The EU’s standard decision-making procedure is known as ‘Ordinary Legislative Procedure’(ex “codecision”). This means that the directly elected European Parliament has to approve EU legislation together with the Council (the governments of the 28 EU countries).
In order to accurately evaluate this statement, this short essay will discuss the political and legal growth of the European Union under the Treaties of the European Union, (EU) the main institutions of the EU and their functions as well as the part played by National Parliaments within the legislation process. How the ordinary and special legislative processes work and the criticisms and allegations of a “democratic deficit” that have arisen within the EU before looking briefly at the current Lisbon Treaty to see if it has addressed any of these concerns.
The idea, or concept of, “A Europe” is not a new one for it can be found within Greek mythology and is also derived from the Phoenician word Europa “that referred to the setting sun. From this, Europe was associated in Ancient Greece with the idea of “the West”.1 Chalmers goes on to explain how “the West” is a term now more associated with the social and economic principles of modern Europe2 whose genesis can be found in the French response to rising German industrial power in the aftermath of World War Two. Kaczorowska has stated that, Robert Schuman3, put forward a plan intended for controlling the raw materials needed in waging war, namely coal and steel, with a view to forming a common market with common economic ties and an independent body to control these commodities because this was seen as a viable way to secure lasting peace.
This plan took the form of the European Coal and Steel Community (ECSC) which was officially enacted in the Treaty of Paris 1951 and signed by six nations.4 Under Article 1 it states that it is to be “founded upon a common market, common objectives and common institutions.”5 Ward has stated that this “economic integration” had the potential to act as a catalyst which could lead to social and political integration6 but he reminds us that it was economically driven, offering the French control of the German economy and Germany potential economic recovery, and respectability, after the war.7
The economic benefits from this treaty motivated the Nations involved in the ECSC and their foreign ministers to;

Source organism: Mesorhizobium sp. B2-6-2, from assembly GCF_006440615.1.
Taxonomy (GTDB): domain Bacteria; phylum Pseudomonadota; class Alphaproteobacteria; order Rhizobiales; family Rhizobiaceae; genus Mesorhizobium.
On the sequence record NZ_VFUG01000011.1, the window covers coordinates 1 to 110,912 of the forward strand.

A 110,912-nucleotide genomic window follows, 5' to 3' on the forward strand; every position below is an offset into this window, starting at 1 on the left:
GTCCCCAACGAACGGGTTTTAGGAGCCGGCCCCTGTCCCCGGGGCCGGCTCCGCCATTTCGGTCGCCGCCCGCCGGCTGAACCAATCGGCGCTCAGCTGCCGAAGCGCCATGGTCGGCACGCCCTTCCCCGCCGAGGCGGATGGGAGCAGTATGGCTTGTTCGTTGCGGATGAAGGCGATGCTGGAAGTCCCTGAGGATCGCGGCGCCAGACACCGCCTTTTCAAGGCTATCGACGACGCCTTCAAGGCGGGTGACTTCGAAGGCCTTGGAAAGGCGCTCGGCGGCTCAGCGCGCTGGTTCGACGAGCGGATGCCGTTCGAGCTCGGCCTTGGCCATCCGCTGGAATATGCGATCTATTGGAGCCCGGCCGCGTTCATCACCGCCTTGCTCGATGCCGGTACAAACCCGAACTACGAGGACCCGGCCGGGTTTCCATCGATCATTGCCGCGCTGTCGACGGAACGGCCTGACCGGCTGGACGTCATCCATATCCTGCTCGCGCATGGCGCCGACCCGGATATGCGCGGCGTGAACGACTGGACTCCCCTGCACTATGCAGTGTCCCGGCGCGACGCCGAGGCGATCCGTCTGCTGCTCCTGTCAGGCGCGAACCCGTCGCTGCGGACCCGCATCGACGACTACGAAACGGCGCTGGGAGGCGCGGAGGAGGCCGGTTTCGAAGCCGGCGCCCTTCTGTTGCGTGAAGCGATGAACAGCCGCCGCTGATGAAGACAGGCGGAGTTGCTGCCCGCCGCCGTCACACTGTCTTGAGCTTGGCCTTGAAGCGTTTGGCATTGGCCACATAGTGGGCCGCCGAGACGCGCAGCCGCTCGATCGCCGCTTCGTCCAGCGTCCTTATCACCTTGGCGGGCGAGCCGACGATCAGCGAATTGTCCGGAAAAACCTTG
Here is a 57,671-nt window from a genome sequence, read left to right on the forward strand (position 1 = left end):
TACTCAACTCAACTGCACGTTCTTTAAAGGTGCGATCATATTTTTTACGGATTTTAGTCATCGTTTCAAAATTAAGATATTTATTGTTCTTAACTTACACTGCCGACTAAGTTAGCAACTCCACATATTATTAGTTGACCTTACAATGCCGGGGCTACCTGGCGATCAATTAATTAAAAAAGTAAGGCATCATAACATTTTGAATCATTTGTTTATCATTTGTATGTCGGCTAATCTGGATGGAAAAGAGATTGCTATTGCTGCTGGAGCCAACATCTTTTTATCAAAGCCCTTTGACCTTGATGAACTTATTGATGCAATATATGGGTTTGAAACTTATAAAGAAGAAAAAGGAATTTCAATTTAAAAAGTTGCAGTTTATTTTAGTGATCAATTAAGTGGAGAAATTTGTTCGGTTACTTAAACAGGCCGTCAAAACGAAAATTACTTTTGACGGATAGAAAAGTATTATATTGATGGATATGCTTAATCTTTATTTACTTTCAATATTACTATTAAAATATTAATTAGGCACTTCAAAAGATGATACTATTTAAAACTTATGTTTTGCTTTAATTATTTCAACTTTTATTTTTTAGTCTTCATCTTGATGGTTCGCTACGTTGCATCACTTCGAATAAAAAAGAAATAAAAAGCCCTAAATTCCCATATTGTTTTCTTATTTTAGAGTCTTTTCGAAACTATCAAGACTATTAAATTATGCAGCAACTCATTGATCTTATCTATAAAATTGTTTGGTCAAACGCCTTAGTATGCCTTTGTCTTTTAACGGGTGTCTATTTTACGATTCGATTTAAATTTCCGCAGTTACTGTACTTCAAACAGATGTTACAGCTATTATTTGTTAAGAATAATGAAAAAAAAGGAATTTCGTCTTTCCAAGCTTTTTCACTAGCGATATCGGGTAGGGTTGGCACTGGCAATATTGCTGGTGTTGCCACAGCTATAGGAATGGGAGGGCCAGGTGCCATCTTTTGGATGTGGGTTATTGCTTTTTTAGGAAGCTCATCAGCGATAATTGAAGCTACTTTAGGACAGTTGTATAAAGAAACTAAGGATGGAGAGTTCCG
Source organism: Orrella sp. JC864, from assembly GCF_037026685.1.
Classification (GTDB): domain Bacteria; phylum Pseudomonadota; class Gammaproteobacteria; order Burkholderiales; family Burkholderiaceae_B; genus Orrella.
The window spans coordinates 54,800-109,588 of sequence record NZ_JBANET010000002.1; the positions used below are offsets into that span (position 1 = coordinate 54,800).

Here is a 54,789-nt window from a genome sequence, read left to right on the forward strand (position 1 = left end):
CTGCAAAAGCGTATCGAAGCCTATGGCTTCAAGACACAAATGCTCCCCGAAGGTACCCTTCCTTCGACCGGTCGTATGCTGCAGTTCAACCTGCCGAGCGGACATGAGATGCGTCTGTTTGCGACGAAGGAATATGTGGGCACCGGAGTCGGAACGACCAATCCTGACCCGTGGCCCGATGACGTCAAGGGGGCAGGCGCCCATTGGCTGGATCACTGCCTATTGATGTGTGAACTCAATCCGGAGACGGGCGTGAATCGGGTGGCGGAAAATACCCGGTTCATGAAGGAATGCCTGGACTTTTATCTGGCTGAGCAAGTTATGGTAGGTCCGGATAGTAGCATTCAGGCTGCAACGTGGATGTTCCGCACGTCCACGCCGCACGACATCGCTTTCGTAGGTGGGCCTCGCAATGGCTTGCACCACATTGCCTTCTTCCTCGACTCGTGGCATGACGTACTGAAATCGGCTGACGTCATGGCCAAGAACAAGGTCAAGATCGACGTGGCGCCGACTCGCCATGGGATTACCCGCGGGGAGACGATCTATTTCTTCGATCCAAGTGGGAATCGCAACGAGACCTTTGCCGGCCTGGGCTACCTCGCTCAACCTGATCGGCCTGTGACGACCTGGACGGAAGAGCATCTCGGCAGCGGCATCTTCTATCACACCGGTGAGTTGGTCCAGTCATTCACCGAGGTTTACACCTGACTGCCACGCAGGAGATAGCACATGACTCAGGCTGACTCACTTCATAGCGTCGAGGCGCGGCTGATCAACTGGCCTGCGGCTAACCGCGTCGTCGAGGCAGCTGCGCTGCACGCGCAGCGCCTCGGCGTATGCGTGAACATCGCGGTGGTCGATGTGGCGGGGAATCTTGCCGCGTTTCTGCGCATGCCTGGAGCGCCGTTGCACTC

“Pursue the establishment of a United Europe through the development of common institutions, a progressive fusion of national economies, the creation of a common market and harmonisation of social policies”.8
This led to the Treaties of Rome 19579 which are regarded as the foundation treaties of European Law with a large percentage still being used today. They established the free movement of goods10, free movement of workers11, capital and services12 as well as the basic principles of competition law13. It set up a common customs tariff14 and abolished certain tariffs placed upon inter-member state trade15. Some of the criticisms levied against the Treaty of Rome were that it was a;
“Negative treaty, rather more concerned with preventing things than with creating positive obligations or promoting alternatives…… Above all, the Treaty neglected to provide any complimentary public philosophy”.16
It also gave rise to the main institutions of the European Union under Article four, each of which we will examine briefly in turn from their inception under the Treaty of Rome, their incarnations under subsequent Treaties to the current institutions under the Lisbon Treaty as well as some of the perceived criticisms of each.
The Commission was originally made up of twenty commissioners, at least one from each member state17 whose character and responsibilities18 were set out in Articles 155-63 of the Treaty of Rome. Lodge has said that the method by which portfolios were granted and commissioners nominated is still a very political and sensitive matter19 with Ward adding that;